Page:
Crystal Cabin Award’s Airplane Cabin Concepts As Coffee Shops, Lounges

Pat J. Fraley

The eight winning designs for Hamburg Aviation’s 14th Crystal Cabin Award contest was announced. Of these eight designs, four included new concepts for airplane cabins and seating. These are the creative cabin designs, from coworking spaces to seats that can turn into gaming lounges. See more stories on Insider’s business […]

  • The eight winning designs for Hamburg Aviation’s 14th Crystal Cabin Award contest was announced.
  • Of these eight designs, four included new concepts for airplane cabins and seating.
  • These are the creative cabin designs, from coworking spaces to seats that can turn into gaming lounges.
  • See more stories on Insider’s business page.

The process of air travel has evolved greatly throughout COVID-19, and some organizations have taken this evolution one step further by creating renderings of completely redesigned airplane cabins for an international contest.

Before the COVID-19 pandemic first began, these organizations — which include the likes of Airbus, the University of Cincinnati, and Safran — submitted their “flying in the future” concepts to Hamburg Aviation’s 14th Crystal Cabin Award contest. Many of the designs that came out of these submissions look nothing like any cabin that currently exists and include touches like in-flight spas and capsule hotel-like sleeping spaces.

On March 30, Crystal Cabin announced the eight winners of its latest contest, which “make it clear that the aviation industry is not standing still despite the current crisis,” it wrote in a press release. Of these eight designs, four were of airplane cabins or economy seat concepts, while the rest included new ideas for trolleys, in-flight

Bluetooth
entertainment, and more.

These are the four winning cabin redesigns from the contest, which range from a “coffee house” look to private seats that can turn into gaming lounges. They’re not coming to aircraft any time soon, but they’re a hint at potential avenues the air travel experience might go down in the future.

1. Airbus’ flexible configurations

Airbus_Airspace Cabin Vision 2030

Airbus’ Airspace Cabin Vision 2030.


Crystal Cabin Award Association



Airbus’ Airspace Cabin Vision 2030 went home with the “Visionary Concepts” award for its lounge-like “flexible” seating that can turn a guest’s space on the plane into a gaming lounge or a family hangout spot. The individual seats also provide some more privacy and options for customization as each seat can have its own “ambiance” setting.

The full Airspace Cabin Vision 2030 concept also includes an in-plane bar, sleeping bunks, and a gym, because who wouldn’t want to workout while a few thousand feet in the air?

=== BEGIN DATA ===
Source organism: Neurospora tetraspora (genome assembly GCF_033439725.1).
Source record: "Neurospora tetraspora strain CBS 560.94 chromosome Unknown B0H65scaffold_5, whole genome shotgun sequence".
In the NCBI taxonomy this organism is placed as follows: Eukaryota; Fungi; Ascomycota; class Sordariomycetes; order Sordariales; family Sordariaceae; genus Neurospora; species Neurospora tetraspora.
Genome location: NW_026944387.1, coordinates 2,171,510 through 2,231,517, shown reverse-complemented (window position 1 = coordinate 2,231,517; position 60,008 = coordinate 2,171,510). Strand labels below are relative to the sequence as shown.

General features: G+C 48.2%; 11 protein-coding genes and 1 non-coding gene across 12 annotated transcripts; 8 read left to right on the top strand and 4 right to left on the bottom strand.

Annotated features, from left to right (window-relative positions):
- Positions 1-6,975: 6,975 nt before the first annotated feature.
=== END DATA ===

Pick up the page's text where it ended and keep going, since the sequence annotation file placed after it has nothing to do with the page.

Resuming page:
2. Eviation Aircraft’s “fishbone” style

Eviation_Almadesign_Alice

Eviation Aircraft’s Alice design with “fishbone seating.”


Crystal Cabin Award Association



If you prefer the window seat, you might like this next design. Eviation Aircraft’s Alice, an electric commuter jet, won the “Cabin Concepts” trophy for its “fishbone” style seating arrangement.

The electric jet can carry nine people a little over 620 miles. With this concept seating arrangement, each passenger will get a view of the skies out the window.

Read more: Meet the 8 electric aviation startups poised to blow past the jet age and modernize air travel and logistics, according to industry experts

3. University of Cincinnati’s “coffee house cabin”

University of Cincinnati_Coffee House

University of Cincinnati ‘s Coffee House Cabin.


Crystal Cabin Award Association



If you’re on a deadline crunch, enjoy open-concept offices, or just want to feel productive on a flight, why not consider a coworking cabin space. The University of Cincinnati’s “coffee house cabin” took home the “University” award for its integration of a work table in the middle of the plane. 

The concept is more than just a few chairs around a workspace. The table also comes with screens that can pop up, creating a physical separation for passengers sitting across from each other. And when the aircraft is taking off or landing, the chairs can turn to face the front of the plane, while the sides of the table can fold downwards.

In theory, the prices for these seats would be more expensive than basic economy, but more affordable than first class.

4. Safran Seats’ upgraded economy seats

Safran Seats_Modulair S

Safran Seats’ Modulair S economy concept.


Crystal Cabin Award Association



If you’re stuck in economy and craving more comfortable seats, Safran may have a solution. Safran’s Modulair S concept took home the “Passenger Comfort Hardware” category award for its integration of neck rests, multi-level tables, and a designated space that can be used to prop up tablets.

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